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The Windsor Star from Windsor, Ontario, Canada • Page 5
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The Windsor Star from Windsor, Ontario, Canada • Page 5

The Windsor Stari
Windsor, Ontario, Canada
Issue Date:
Extracted Article Text (OCR)

P4GE riYL Girl Guide Leader Is Wounded In Yawkey Bush Windsor Man Electrocuted Along Tracks Carl WoncI, 56, Is Victim of Freak Accident in Yarils Rain Hurries U.S. Visitors Across Line Ttcas Moonlight and Beer on the Beach at Leamington, Till Police Came TO THE right: Boy, 4, Also Struck By Stray Bullet Police Qnolion Three Youths Who Were Shooting in Wooils Weary Tourists Enel Record Invasion Of Essex Count THE WINDSOR DAILY STAR, WINDSOR. ONTARIO, MONDAY, JULY 7, 1947 1 1 i Three youths were questioned over the weekend, as citv and prn-mcial police investigated shootings which, Saturday altcrnoon. resulted in the wounding of two persons in the Yawkey Bush area behind the Essex County Sanatorium. The two shooting victims were Miss Marie Lucy Kammsk, 20, of 1440 Aubin road, a Girl Guide leader, and Charles Long, four years old, of 3854 Montcalm street.

HIT HER IN HEAD Police said a bullet struck Miss Kaminsky in the head whi'e she was stooped over watching guides starting a fire. Although the bullet might easily have been fata! it was said. Miss Kaminsky's injury was not considered serious. The bullet was removed from the place where it had lodged itself, between her scalp and skull, at Grace Hospital. The Long boy was shot in the foot.

A .22 rifle in the possession of Russell Fish, 19, 3444 Sandwich street west, was seized, and Fish, along with two other youths. Donald Avery, of Peter street, and Bill Stephenson, of Sandwich street W'est, both 20 years old. were questioned by police. They were not held. According to the information gathered by police, the young men were walking through the Yawkey Bush area shooting at birds and whatever seemed to them to be appropriate targets.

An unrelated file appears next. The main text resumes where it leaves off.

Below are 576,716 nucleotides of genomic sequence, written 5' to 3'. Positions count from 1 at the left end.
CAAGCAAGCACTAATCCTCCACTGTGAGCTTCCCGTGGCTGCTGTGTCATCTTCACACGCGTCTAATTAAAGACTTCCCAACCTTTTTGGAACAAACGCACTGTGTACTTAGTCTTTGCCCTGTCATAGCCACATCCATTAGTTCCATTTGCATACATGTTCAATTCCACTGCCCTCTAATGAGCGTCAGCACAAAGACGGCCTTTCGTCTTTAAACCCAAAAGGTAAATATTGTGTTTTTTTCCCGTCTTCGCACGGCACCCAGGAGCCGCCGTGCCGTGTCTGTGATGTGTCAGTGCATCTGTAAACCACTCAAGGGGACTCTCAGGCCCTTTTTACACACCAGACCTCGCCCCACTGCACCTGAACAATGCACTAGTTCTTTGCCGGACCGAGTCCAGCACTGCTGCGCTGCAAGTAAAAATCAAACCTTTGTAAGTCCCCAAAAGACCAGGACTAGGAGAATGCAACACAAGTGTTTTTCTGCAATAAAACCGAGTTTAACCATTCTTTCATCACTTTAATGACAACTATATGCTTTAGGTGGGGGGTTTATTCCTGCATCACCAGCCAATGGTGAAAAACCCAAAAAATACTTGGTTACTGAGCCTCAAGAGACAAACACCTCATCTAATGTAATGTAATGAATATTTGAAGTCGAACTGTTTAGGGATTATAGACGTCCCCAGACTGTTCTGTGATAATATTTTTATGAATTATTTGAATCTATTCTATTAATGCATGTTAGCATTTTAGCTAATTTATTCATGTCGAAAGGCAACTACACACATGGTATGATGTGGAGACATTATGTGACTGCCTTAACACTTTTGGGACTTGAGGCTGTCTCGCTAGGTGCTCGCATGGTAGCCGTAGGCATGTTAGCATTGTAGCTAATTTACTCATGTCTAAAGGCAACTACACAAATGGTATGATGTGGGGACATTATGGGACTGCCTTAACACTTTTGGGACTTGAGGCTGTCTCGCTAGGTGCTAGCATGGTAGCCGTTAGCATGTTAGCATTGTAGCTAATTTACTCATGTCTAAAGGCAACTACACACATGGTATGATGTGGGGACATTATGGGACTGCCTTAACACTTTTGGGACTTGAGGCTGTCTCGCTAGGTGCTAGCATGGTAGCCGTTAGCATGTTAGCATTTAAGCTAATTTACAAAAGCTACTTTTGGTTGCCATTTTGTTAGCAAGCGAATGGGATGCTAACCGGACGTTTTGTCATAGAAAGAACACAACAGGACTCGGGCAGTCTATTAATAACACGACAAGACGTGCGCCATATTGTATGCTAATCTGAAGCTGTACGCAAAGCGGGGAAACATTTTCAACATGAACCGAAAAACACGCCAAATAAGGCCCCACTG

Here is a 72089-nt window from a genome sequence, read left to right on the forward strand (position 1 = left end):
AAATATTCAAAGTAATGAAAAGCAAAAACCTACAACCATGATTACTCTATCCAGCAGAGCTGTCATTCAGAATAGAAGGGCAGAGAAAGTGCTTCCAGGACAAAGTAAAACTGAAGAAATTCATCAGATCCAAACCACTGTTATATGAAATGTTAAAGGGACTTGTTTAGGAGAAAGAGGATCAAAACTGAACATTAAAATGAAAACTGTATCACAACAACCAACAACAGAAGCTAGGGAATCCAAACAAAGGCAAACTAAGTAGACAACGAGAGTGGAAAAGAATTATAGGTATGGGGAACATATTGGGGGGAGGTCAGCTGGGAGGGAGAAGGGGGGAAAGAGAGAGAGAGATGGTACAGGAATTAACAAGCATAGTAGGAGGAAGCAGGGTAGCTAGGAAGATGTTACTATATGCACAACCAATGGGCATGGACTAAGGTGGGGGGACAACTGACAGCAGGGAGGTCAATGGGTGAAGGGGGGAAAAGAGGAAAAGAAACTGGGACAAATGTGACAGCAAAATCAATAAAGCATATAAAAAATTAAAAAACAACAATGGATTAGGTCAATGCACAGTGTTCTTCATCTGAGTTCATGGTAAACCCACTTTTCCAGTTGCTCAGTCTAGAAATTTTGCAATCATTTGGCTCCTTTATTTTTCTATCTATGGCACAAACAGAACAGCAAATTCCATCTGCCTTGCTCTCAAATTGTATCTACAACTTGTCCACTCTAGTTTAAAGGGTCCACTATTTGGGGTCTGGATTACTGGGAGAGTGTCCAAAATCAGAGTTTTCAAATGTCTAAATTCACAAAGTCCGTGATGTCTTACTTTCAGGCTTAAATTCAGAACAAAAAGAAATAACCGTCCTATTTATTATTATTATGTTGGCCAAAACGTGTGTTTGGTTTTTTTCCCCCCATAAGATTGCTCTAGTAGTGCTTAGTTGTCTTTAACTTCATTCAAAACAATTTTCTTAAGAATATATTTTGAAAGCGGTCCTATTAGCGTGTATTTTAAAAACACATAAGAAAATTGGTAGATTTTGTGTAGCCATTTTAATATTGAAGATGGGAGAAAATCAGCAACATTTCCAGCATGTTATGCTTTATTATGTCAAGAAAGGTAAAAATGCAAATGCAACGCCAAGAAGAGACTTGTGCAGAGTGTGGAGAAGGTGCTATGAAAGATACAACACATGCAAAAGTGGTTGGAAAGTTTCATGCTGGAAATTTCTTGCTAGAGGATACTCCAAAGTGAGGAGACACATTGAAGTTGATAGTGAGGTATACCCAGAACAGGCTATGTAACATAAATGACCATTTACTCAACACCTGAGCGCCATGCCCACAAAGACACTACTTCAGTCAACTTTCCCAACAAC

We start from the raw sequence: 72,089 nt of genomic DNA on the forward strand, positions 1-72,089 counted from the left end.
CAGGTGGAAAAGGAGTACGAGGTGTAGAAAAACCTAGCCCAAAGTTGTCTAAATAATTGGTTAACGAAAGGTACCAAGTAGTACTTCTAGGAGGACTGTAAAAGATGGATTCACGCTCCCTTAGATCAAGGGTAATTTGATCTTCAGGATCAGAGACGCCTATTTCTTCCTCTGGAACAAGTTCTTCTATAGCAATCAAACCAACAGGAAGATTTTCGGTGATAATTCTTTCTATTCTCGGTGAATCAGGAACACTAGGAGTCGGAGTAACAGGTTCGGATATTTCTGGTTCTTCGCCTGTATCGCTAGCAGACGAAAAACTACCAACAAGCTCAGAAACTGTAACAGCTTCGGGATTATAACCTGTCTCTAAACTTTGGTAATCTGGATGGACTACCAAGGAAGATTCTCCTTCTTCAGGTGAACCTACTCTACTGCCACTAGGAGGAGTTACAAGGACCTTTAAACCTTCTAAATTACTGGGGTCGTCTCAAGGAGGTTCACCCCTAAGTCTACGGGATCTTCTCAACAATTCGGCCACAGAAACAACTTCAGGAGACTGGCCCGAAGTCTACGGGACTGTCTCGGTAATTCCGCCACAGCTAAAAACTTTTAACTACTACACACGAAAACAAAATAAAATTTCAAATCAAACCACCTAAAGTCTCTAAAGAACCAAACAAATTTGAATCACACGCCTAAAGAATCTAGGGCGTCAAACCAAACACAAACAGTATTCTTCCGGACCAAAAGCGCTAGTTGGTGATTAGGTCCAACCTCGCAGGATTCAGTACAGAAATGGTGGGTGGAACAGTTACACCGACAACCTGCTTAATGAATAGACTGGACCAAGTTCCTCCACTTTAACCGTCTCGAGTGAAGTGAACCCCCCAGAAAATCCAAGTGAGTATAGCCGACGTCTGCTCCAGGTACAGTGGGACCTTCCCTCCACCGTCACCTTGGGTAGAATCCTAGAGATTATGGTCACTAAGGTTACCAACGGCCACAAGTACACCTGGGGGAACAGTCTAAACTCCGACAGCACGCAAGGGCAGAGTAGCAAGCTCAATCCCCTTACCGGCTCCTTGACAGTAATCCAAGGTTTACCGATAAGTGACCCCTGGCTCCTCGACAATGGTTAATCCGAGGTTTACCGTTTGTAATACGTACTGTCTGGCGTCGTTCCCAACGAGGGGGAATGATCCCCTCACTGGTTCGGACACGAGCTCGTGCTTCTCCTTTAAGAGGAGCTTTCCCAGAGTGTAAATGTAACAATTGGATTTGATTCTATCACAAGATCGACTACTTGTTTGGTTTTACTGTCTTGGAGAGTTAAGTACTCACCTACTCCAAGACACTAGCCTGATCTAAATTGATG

It was suggested that the two bullets which hit Windsor residents may have been deflected after hitting some other objects. Miss Kaminsky is leader of the Girl Guide patrol No. 15. Mr. and Mrs.

Carl Hawkins, 1845 Aubin road, who were with her, carried Miss Kaminsky to the San where she was given first aid treatment. Later she was removed to Grace Hospital. BULLET FLATTENED The bullet removed from Miss Kaminskys head appeared to have been flattened, as though it had struck some other object and had glanced off to hit her head. There was some question as to whether the shootings occurred in the city or in Sandwich West Township. Corporal Frank Scott, of the Ontario Provincial Police detachment at Windsor, said today he had given his men instructions to find anyone carrying rifles in the suburban district surrounding Windsor.

These rifles can be mightv dangerous, Corporal Scott said, and there can be no excuse for firing them in areas where people are picnicking. Electrocuted in a freak accident, Carl Wessel. 56, of 311 Camobeil avenue. was found dead, lying on top of his bicycle, in the New York Central railway yards in Sandwich West. Sunday afternoon.

NEAR POWER RAIL The victim was found lying face down, his bicycle beneath him, about three feet from one of several electric power rails which run through the railway yards. Provincial Constables Austin Beard and Den Mifflin, Windsor detachment, fixed the location as back of a large ice companys premises on South Cameron boulevard. Two passers-by, Stanley Wigle and Bert Yeo, found the body at 4 53 o'clock. A third man told police he had parsed the same place at 4 20, and saw nothing amiss. POST-MORTEM HELD Dr.

C. V. Mills coroner, pronounced the man dead. Dr. T.

Walsh performed a post-mortem at the Windsor city morgue last night. Police said the victim wore trousers and a snorts shirt. No signs of violence were found, and the bicycle was undamaged. There was an empty basket in a carrier section on the wheel. This led police to the belief the victim may have gone looking for ice which sometimes drops off refrigerator cars during unloading operations.